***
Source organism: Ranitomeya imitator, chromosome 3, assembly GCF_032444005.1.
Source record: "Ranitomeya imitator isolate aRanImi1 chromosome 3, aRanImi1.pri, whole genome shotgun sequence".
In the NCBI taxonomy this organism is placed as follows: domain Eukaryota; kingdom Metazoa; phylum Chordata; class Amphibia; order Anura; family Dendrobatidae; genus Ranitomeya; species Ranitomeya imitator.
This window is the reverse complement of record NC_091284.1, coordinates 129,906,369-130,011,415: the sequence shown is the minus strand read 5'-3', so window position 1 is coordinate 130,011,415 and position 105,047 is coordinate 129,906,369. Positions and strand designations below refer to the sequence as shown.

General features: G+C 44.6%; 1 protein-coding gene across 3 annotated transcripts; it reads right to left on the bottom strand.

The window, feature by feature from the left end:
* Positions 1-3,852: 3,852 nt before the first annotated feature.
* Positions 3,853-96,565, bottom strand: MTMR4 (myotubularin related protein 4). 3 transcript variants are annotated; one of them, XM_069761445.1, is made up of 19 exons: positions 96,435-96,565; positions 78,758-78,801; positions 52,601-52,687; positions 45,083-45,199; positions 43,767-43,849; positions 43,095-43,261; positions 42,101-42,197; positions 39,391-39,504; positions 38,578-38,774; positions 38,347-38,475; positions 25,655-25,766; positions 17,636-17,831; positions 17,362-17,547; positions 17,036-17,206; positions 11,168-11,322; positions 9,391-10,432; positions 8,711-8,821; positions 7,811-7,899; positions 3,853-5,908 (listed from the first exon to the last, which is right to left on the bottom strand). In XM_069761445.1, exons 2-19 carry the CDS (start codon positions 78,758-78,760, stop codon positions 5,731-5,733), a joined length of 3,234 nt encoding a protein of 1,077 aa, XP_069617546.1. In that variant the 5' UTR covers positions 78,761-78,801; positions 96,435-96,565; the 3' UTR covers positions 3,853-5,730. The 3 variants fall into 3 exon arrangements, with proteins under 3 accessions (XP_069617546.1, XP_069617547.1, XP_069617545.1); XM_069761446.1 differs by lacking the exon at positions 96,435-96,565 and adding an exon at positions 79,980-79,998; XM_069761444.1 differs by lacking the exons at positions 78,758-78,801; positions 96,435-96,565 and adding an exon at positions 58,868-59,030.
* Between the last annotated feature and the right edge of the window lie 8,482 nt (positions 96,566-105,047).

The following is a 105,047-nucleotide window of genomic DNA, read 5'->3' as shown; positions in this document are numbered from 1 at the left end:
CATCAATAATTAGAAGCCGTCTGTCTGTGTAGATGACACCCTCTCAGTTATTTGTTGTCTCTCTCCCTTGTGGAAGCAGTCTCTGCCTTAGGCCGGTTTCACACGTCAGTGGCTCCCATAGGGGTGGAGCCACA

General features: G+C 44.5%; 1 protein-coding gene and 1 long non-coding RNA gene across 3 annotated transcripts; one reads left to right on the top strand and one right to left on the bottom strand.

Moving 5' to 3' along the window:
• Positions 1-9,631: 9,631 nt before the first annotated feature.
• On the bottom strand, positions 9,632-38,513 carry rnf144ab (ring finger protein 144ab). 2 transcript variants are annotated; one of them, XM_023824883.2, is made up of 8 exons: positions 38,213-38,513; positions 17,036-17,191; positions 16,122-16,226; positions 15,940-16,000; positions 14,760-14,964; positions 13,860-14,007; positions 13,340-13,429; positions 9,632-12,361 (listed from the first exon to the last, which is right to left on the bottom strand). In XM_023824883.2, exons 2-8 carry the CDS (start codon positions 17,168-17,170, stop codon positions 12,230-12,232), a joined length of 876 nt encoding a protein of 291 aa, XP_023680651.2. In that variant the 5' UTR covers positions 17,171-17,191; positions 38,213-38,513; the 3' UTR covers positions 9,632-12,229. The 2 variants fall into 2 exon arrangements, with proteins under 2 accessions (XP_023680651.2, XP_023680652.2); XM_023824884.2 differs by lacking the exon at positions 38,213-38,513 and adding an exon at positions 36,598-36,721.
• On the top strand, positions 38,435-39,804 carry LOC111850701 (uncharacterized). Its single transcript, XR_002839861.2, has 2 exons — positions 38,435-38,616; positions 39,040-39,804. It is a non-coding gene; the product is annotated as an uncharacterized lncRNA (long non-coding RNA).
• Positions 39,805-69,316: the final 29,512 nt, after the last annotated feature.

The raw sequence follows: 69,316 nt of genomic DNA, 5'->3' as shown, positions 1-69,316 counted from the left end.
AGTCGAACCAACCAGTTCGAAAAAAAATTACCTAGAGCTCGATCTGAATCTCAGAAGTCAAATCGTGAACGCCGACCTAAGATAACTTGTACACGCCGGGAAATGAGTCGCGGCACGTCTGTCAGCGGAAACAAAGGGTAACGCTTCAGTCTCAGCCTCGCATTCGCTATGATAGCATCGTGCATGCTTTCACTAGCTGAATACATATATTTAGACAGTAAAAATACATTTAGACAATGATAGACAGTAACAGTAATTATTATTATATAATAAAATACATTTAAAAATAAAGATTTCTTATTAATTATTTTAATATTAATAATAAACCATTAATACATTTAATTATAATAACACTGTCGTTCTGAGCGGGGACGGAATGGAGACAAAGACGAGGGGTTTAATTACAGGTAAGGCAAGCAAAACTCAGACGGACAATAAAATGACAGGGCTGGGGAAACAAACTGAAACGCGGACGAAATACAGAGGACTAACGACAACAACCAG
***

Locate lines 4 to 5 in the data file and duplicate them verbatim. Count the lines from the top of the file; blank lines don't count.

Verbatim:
This window is the reverse complement of record NC_091284.1, coordinates 129,906,369-130,011,415: the sequence shown is the minus strand read 5'-3', so window position 1 is coordinate 130,011,415 and position 105,047 is coordinate 129,906,369. Positions and strand designations below refer to the sequence as shown.

General features: G+C 44.6%; 1 protein-coding gene across 3 annotated transcripts; it reads right to left on the bottom strand.